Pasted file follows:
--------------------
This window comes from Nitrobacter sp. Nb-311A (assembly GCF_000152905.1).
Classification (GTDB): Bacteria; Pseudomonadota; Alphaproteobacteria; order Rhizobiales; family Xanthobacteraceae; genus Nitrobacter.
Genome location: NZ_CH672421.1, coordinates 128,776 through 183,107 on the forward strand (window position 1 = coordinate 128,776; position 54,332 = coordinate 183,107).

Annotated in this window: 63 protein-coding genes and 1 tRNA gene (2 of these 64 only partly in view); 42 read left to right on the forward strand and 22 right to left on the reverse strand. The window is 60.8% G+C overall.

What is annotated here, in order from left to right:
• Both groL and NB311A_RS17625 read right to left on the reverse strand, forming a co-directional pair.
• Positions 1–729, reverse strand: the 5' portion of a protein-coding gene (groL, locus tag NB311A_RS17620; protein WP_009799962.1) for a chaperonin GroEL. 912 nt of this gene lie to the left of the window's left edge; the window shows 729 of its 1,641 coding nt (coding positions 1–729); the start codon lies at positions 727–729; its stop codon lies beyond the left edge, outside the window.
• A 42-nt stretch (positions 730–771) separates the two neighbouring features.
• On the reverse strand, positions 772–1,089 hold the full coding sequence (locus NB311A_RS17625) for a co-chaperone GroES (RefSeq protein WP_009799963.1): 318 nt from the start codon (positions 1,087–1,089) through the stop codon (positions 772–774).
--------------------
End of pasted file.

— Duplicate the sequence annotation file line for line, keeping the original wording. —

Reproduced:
This window comes from Nitrobacter sp. Nb-311A (assembly GCF_000152905.1).
Classification (GTDB): Bacteria; Pseudomonadota; Alphaproteobacteria; order Rhizobiales; family Xanthobacteraceae; genus Nitrobacter.
Genome location: NZ_CH672421.1, coordinates 128,776 through 183,107 on the forward strand (window position 1 = coordinate 128,776; position 54,332 = coordinate 183,107).

Annotated in this window: 63 protein-coding genes and 1 tRNA gene (2 of these 64 only partly in view); 42 read left to right on the forward strand and 22 right to left on the reverse strand. The window is 60.8% G+C overall.

What is annotated here, in order from left to right:
• Both groL and NB311A_RS17625 read right to left on the reverse strand, forming a co-directional pair.
• Positions 1–729, reverse strand: the 5' portion of a protein-coding gene (groL, locus tag NB311A_RS17620; protein WP_009799962.1) for a chaperonin GroEL. 912 nt of this gene lie to the left of the window's left edge; the window shows 729 of its 1,641 coding nt (coding positions 1–729); the start codon lies at positions 727–729; its stop codon lies beyond the left edge, outside the window.
• A 42-nt stretch (positions 730–771) separates the two neighbouring features.
• On the reverse strand, positions 772–1,089 hold the full coding sequence (locus NB311A_RS17625) for a co-chaperone GroES (RefSeq protein WP_009799963.1): 318 nt from the start codon (positions 1,087–1,089) through the stop codon (positions 772–774).